The study of natural surface interaction is a cutting edge area of research that aims to answer, "How to turn any surface into a computer". Read how the work of Professors Sean and Natasha Banerjee, using Sierra Olympic’s Viento G Thermal Camera, may one day allow a human to interact with any surface as though it is a computer.
This study describes a March 2019 survey of Sierra Olympic Technologies (SOTI) Customers, Professors Sean and Natasha Banerjee of Clarkson University.
Professor(s) Banerjee co-direct the Terascale All-sensing Research Studio (TARS) at Clarkson University, where they perform research in human-driven artificial intelligence using capture and analysis of dense multi-person interactions in online and real-world environments.
They are currently building a massively dense multi-modal sensor laboratory as part of the studio, employing multiple Sierra Olympic Viento G thermal imaging cameras.
The Sierra Olympic Viento G has proven to be perfect for their application because of the excellent thermal imaging capability combined with robustness and ease of setup and use.
Professors Sean and Natasha Banerjee lead research on Natural Surface Interaction at Clarkson University Terascale All-sensing Research Studio (TARS). The study of natural surface interaction is to answer the problem of ‘how to turn any surface into a computer’.
Professors Sean and Natasha Banerjee use infrared cameras to study how humans interact with surfaces. SOTI infrared cameras are used to study user gestures on a surface and allow visualization of the ‘change in thermal signatures of the surface by heat transfer from the fingers and hands of a user’. The professors have demonstrated use of infrared cameras to detect differences in human gestures on a surface including ‘pressure based, swipe based and drag and drop’.
The applications of this cutting edge research are tremendous – the work they are doing at the TARS lab to characterize the modality of surface interaction with thermal cameras may one day allow a human to interact with any surface as though it is a computer. Professors Banerjee imagine that “the entire world is an interactive touch surface where we are no longer limited to our computer screens, our desktops, our phones and our tablets”. Imagine the day that “you’re cooking in your kitchen and you can project your content onto your countertop… you tap on your countertop [you have a thermal camera and projector on the ceiling] and you can interact with that content”.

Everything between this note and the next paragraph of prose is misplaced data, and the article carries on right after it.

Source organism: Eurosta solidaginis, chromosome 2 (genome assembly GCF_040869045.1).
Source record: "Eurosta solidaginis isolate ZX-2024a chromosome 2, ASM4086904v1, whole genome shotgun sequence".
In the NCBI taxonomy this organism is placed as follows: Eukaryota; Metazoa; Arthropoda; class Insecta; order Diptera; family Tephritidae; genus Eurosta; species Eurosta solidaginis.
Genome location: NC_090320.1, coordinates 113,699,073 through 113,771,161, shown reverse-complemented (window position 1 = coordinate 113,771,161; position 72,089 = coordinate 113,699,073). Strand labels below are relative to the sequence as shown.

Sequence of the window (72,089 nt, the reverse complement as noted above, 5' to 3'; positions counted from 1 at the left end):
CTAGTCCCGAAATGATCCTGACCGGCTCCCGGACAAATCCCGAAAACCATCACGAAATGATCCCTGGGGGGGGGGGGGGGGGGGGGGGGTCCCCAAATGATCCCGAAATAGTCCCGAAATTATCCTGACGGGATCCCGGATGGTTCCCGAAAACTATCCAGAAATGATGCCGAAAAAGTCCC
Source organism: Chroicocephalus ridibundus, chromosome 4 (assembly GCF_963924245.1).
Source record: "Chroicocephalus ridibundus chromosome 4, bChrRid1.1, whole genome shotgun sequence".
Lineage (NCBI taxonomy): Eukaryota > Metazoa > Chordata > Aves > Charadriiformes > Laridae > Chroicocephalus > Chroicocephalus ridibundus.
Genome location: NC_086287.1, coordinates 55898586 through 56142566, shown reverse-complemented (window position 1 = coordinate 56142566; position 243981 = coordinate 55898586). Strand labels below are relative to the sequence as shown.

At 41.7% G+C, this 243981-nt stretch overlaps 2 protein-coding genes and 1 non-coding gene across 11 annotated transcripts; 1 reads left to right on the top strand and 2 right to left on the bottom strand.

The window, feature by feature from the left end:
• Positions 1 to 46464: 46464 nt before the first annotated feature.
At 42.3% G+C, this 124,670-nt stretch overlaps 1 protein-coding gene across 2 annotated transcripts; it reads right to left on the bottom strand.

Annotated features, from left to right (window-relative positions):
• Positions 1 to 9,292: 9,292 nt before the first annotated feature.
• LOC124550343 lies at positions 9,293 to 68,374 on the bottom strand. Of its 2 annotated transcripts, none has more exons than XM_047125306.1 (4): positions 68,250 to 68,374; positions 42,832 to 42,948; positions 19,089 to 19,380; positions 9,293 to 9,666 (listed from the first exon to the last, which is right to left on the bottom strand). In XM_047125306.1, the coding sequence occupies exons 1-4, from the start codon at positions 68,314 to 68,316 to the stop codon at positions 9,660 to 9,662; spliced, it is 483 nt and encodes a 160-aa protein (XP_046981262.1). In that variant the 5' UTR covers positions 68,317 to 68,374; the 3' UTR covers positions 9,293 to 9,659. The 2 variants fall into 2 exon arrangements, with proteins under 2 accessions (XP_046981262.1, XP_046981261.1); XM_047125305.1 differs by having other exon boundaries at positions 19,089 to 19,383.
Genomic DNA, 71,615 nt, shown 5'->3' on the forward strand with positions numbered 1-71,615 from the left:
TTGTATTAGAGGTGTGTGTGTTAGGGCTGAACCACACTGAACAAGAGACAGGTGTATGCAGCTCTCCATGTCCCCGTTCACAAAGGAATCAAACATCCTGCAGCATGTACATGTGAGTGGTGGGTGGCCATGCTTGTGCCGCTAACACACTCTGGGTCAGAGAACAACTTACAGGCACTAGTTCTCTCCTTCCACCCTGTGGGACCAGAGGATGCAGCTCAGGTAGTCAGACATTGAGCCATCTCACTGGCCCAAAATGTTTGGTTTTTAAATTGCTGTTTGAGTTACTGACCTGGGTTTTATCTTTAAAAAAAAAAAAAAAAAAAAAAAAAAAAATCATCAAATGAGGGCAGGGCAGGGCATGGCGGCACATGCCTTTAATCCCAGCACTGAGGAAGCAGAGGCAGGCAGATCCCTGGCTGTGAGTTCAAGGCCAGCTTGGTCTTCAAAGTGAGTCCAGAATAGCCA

To meet Clarkson University’s needs, SOTI application sales engineer Craig Beal worked extensively with the customer to find the right camera configuration.
Professor Sean Banerjee indicated “One of the great things about the Viento G is that straight out the box it was easy to use …in about 5 minutes it was working. The camera is simple, robust and reliable and worked significantly better than the previous camera we were using”.
- high spatial resolution [640 x 480 and 320 x 240],
- high frame rate [30hZ, 9, 30, 60Hz models available]
- configurable bit depth [8 and 16] and high thermal sensitivity [50mK at f/1.0]
- triggerable (can be frame synchronized with other cameras / sensors)
- Gig E interface and POE
- Ease of SW integration including SOTI SDK
The 9 mm lens was selected for the TARS application – the Viento G supports a wide range of fixed focal length lenses that provide FOVs from 6.2 deg to 90 deg [7.5 – 100 mm].
SOTI cameras ability and benefits:
- Operate in any lighting condition even in dark environment
- Increase the interaction space of projected surfaces
- Detect hand and body part better than compared to RGB and depth cameras
- Provide reliable heat trace detection that can be used to differentiation between hovering and touching hand gestures
- Detect finger and hand movement despite the projector’s light since the light it emits is not in the Infrared spectrum.